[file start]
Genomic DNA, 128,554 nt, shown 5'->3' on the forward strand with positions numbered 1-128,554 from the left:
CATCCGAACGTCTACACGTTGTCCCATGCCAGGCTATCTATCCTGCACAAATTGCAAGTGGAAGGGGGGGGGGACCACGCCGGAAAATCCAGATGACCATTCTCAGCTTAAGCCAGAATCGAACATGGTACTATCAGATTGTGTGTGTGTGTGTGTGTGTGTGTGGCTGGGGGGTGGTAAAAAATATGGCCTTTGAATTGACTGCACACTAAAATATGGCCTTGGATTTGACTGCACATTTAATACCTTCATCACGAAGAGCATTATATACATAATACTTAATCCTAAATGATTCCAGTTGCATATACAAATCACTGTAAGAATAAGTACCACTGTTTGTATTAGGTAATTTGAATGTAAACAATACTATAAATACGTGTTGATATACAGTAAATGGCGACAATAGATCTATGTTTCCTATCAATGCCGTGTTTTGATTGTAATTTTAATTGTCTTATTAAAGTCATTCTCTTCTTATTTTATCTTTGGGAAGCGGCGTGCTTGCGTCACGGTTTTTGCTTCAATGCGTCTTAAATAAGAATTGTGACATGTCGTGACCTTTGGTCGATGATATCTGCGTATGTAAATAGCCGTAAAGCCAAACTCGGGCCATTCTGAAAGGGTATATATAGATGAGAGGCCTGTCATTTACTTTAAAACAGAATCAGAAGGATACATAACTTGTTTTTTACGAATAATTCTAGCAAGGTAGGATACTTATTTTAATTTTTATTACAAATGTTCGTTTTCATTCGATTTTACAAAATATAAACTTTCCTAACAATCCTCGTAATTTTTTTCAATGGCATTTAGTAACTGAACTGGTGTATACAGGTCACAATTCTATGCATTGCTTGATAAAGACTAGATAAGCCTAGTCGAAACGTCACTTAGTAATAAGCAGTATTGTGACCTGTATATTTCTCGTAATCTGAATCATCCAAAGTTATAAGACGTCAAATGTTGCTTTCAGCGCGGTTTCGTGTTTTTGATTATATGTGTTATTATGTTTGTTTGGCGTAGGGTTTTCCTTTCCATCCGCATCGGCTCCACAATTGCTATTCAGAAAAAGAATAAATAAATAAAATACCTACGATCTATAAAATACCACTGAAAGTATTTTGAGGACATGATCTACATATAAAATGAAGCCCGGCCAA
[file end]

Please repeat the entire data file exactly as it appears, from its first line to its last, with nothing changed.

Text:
Genomic DNA, 128,554 nt, shown 5'->3' on the forward strand with positions numbered 1-128,554 from the left:
CATCCGAACGTCTACACGTTGTCCCATGCCAGGCTATCTATCCTGCACAAATTGCAAGTGGAAGGGGGGGGGGACCACGCCGGAAAATCCAGATGACCATTCTCAGCTTAAGCCAGAATCGAACATGGTACTATCAGATTGTGTGTGTGTGTGTGTGTGTGTGTGGCTGGGGGGTGGTAAAAAATATGGCCTTTGAATTGACTGCACACTAAAATATGGCCTTGGATTTGACTGCACATTTAATACCTTCATCACGAAGAGCATTATATACATAATACTTAATCCTAAATGATTCCAGTTGCATATACAAATCACTGTAAGAATAAGTACCACTGTTTGTATTAGGTAATTTGAATGTAAACAATACTATAAATACGTGTTGATATACAGTAAATGGCGACAATAGATCTATGTTTCCTATCAATGCCGTGTTTTGATTGTAATTTTAATTGTCTTATTAAAGTCATTCTCTTCTTATTTTATCTTTGGGAAGCGGCGTGCTTGCGTCACGGTTTTTGCTTCAATGCGTCTTAAATAAGAATTGTGACATGTCGTGACCTTTGGTCGATGATATCTGCGTATGTAAATAGCCGTAAAGCCAAACTCGGGCCATTCTGAAAGGGTATATATAGATGAGAGGCCTGTCATTTACTTTAAAACAGAATCAGAAGGATACATAACTTGTTTTTTACGAATAATTCTAGCAAGGTAGGATACTTATTTTAATTTTTATTACAAATGTTCGTTTTCATTCGATTTTACAAAATATAAACTTTCCTAACAATCCTCGTAATTTTTTTCAATGGCATTTAGTAACTGAACTGGTGTATACAGGTCACAATTCTATGCATTGCTTGATAAAGACTAGATAAGCCTAGTCGAAACGTCACTTAGTAATAAGCAGTATTGTGACCTGTATATTTCTCGTAATCTGAATCATCCAAAGTTATAAGACGTCAAATGTTGCTTTCAGCGCGGTTTCGTGTTTTTGATTATATGTGTTATTATGTTTGTTTGGCGTAGGGTTTTCCTTTCCATCCGCATCGGCTCCACAATTGCTATTCAGAAAAAGAATAAATAAATAAAATACCTACGATCTATAAAATACCACTGAAAGTATTTTGAGGACATGATCTACATATAAAATGAAGCCCGGCCAA